Sunday, June 01, 2008

Capitalism is great: part I

No Country for Old Men was moderately successful by mainstream Hollywood standards. Now it seems pretty self evident to me that films existence increased overall welfare. Everybody involved in making and distributing the film made money, enjoying an increase in status and improved their career prospects. Everybody who saw it is poorer but most people (not all) were glad they saw it and were happy to part with the money. They had something cool to talk with their friends about and they get brownie points for liking a "deep" Cohen brother's movie.

But, it doesn't end there. It's pretty predictable, but all bookstores starting stocking the book which presumably started selling better resulting in similar benefits for all concerned in the same way as the movie did. After a couple of months, many of these same book stores started stocking other books by Cormac McCarthy, including Blood Meridian which is considered pretty good literature. So people who lament the decline of reading (and capitalism's role in this) have cause to celebrate the release of this very capitalist movie.

These are just the first and second order effects of movie. The impact is wider, but it starts to get more intangible. Take me for example. I went out and bought "No Country" and enjoyed it and only then did I realise that I basically didn't even know the names of most respected American authors from the past 50 years. The ensuing discussions and research led to the purchase of books by John Updike, Philip Roth and Saul Bellow (between Greg and me). My story probably isn't typical, but spread over the world it'd be pretty surprising if there weren't thousands of similar stories which all had the movie as their trigger.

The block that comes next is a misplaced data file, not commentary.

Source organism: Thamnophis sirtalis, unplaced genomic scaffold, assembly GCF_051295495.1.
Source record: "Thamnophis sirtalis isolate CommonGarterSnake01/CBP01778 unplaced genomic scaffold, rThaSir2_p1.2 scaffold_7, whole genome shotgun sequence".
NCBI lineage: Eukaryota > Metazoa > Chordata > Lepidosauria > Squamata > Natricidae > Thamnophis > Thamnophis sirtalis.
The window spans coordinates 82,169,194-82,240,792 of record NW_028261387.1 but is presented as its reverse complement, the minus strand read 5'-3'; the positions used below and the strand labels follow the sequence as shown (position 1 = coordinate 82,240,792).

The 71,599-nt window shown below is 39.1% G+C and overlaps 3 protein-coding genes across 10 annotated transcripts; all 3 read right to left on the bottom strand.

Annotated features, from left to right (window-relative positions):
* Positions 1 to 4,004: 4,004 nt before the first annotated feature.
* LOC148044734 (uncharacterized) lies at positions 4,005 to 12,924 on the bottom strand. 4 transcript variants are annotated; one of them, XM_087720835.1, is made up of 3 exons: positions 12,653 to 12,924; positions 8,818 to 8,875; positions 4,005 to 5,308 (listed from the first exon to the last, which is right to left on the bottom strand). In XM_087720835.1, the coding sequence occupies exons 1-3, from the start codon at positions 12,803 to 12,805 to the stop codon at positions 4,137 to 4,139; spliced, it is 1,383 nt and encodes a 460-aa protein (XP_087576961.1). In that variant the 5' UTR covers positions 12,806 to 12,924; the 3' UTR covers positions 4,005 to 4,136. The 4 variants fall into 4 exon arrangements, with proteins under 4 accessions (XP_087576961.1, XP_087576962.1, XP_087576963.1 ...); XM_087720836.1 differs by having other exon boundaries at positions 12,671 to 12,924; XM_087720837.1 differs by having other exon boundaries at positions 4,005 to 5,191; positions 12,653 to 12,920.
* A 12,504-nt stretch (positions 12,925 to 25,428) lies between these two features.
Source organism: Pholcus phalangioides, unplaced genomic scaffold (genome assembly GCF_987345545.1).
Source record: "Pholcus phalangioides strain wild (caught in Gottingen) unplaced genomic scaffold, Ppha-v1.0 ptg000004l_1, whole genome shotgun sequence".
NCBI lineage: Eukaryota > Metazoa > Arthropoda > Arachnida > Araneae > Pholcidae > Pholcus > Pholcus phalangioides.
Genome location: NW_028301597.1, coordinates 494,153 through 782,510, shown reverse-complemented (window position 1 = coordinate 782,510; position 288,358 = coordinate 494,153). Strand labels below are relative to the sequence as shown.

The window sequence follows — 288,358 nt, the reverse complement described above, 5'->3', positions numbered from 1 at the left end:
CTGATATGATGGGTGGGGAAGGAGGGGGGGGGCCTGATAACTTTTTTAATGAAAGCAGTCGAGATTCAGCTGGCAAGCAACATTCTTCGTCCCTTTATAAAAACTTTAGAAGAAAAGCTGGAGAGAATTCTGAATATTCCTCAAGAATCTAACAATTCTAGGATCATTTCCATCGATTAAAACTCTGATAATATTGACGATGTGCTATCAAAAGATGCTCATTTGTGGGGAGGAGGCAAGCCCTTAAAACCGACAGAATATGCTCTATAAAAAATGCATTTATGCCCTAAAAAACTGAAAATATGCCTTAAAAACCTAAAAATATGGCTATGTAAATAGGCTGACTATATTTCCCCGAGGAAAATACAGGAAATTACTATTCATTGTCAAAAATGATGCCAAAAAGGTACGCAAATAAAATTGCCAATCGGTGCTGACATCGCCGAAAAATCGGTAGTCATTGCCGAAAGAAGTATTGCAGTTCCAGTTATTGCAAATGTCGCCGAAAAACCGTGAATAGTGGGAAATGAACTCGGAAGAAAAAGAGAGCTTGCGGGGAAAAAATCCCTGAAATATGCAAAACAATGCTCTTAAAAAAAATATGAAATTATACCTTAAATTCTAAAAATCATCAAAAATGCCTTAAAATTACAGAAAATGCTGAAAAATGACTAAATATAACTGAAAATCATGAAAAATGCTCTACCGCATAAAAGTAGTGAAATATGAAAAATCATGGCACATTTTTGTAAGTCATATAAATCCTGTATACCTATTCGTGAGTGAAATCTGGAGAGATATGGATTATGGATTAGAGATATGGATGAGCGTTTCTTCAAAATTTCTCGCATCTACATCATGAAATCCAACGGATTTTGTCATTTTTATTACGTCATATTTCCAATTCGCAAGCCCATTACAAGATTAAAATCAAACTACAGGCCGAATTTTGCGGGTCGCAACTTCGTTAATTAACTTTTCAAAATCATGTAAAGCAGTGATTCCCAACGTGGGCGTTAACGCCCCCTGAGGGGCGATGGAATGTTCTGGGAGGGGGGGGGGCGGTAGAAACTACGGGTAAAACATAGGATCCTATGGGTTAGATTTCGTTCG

If the product that triggers a similar diffuse chain of events is one that you don't approve of, then it's easy to moan about exactly the same mechanism. I really do think that people like Noam Chomsky and Michael Moore are on net a negative influence on the world- but I don't discount the pleasure that people get from reading them, what does it matter what I think of them? Trying to get rid of the Chomsky's is the same thing as trying to get rid of "No Country".

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